A few weeks ago, I did a two-part interview on Dan Denvir’s The Dig, which in my somewhat biased opinion is the best podcast out there. 1 Of all the views I expressed, the most controversial within the left might be my thoughts on asset price inflation. There are a couple aspects to discuss there, and this post sets out in more detail my thinking about one aspect: the common claim that that the Federal Reserve’s monetary policy since 2008 has increased inequality, specifically wealth inequality. 2
The basic idea is that sustained low interest rates and quantitative easing lead to an increase in asset prices, and thus (since asset ownership is distributed extremely unequally) to an upward redistribution of wealth. The complaint can be heard left, right, and center, from Jacobin to the Koch-funded Mercatus Institute to the Financial Times. It comes from people with only a casual knowledge of the Fed as well as from brilliant scholars who know more about money and banking than I ever will. Yet, as we will see, the evidence for the claim is extremely thin, bordering on nonexistent.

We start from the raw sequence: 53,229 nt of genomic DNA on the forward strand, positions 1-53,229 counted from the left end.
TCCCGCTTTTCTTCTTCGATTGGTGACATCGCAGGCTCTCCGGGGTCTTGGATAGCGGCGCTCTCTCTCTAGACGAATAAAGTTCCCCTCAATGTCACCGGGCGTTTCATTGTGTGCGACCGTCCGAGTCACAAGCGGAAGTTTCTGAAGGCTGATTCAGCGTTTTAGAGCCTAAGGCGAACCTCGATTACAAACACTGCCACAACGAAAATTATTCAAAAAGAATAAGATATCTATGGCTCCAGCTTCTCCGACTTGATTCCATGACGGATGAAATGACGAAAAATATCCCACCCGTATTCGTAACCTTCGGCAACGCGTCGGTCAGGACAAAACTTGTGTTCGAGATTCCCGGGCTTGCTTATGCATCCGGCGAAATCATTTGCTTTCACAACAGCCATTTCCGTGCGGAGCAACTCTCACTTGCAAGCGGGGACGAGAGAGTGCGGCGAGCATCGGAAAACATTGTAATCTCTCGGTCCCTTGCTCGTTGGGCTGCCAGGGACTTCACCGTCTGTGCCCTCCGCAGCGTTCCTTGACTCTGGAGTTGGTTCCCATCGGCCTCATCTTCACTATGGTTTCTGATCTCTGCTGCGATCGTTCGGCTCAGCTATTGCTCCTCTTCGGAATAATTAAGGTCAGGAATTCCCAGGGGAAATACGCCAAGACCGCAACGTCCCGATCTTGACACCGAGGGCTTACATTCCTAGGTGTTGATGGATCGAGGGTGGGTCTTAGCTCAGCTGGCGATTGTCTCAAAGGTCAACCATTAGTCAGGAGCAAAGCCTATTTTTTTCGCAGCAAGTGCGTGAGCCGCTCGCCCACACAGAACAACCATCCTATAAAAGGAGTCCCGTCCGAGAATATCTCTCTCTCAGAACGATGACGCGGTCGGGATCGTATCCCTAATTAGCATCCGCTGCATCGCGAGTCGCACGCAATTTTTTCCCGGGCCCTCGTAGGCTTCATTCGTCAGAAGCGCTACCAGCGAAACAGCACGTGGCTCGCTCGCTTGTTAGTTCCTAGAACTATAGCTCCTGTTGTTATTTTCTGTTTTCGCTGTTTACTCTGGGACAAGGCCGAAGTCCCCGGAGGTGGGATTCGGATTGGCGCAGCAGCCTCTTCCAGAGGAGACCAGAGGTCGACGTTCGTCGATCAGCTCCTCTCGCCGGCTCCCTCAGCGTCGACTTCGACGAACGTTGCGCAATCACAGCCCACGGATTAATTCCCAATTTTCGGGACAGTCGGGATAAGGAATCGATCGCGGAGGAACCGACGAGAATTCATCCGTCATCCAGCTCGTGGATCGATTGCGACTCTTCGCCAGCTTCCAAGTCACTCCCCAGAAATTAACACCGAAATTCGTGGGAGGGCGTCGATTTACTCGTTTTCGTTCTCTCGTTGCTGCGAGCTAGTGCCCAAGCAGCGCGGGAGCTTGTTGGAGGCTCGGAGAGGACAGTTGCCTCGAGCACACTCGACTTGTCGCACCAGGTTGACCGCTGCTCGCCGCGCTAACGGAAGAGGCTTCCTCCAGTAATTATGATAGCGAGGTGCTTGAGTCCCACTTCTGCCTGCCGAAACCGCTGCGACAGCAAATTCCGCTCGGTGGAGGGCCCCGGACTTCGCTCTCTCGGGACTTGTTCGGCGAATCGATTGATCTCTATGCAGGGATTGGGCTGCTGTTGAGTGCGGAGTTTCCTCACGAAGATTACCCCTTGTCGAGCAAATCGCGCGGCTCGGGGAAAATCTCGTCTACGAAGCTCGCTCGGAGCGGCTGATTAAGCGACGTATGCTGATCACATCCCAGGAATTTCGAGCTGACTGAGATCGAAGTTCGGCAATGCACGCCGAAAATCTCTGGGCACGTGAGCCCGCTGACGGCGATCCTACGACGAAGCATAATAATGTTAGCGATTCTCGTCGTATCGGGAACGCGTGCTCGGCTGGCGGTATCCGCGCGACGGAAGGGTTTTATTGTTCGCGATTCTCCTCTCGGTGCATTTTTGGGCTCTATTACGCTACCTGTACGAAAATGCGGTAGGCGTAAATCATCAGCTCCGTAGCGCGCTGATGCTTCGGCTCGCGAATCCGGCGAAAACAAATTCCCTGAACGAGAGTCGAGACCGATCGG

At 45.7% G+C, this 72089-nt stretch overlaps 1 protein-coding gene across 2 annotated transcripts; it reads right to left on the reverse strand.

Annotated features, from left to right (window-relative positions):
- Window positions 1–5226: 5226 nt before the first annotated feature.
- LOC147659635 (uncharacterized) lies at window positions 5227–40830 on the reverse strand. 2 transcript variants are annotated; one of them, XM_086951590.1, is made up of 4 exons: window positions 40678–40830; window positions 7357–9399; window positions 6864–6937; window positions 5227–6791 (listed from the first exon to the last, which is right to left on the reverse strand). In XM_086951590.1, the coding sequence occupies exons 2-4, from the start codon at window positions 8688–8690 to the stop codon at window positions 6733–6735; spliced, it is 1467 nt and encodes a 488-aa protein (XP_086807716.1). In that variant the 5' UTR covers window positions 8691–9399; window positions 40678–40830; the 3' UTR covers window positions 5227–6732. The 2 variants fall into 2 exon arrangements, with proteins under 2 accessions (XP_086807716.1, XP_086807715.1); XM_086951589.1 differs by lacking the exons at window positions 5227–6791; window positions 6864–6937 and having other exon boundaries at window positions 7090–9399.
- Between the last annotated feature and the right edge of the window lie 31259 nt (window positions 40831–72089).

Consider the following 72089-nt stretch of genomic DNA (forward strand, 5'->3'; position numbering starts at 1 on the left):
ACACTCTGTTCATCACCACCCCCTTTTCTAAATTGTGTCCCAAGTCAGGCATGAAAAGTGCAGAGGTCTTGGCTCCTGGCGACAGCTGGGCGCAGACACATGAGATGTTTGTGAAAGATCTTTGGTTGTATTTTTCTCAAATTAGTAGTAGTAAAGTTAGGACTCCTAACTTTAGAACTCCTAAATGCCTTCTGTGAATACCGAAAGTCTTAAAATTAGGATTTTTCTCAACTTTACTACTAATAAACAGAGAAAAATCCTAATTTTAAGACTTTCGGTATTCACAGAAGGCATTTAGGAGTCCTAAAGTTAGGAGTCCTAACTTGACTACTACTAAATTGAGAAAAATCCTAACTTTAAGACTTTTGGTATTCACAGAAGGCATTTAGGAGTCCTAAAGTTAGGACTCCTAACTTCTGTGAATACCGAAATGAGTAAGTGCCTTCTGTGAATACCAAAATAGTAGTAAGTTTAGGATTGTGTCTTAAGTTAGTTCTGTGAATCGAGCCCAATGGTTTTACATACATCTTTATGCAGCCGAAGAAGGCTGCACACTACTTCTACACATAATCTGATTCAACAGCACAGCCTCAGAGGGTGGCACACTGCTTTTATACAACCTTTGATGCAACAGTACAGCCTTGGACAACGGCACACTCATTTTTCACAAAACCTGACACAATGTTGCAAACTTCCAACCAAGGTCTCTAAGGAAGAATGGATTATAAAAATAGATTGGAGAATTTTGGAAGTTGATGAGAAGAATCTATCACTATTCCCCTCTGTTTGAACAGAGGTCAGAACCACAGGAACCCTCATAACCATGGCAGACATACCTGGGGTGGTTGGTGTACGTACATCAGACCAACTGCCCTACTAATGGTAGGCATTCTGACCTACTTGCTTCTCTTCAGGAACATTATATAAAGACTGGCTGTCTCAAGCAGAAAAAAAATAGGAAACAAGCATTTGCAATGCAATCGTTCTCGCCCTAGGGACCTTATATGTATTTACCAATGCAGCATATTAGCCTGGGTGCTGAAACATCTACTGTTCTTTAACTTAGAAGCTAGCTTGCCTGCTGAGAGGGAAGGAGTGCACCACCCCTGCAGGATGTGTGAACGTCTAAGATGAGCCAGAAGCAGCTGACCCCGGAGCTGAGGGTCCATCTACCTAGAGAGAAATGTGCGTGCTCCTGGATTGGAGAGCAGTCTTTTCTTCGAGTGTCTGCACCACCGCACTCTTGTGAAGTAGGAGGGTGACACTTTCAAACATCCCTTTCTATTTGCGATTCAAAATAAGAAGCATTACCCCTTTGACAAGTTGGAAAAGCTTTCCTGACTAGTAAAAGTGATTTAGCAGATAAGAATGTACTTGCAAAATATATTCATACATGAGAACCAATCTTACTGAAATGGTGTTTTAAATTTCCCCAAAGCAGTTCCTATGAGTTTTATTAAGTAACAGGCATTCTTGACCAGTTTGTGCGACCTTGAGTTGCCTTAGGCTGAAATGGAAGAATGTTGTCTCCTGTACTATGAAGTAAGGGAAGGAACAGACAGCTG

The idea appeals to certain intuitions including, for those of us on the left, the suspicion that macroeconomic policy under capitalism is always a choice between bad options. On the center and right, by contrast, there may be a more perverse appeal: the idea can confuse and disorient their political enemies by implanting the sense that progressive dovishness is at odds with progressive egalitarianism. 3 Meanwhile, talking about inequality while arguing for punitive Fed policy offers these avowed anti-egalitarians a zero cost opportunity to pretend like they have a social conscience. Less cynically, the idea that the benefits of low rates (higher employment) are perfectly balanced by downsides (more inequality) perfectly matches the both-sides-ism so common in our media and chattering classes.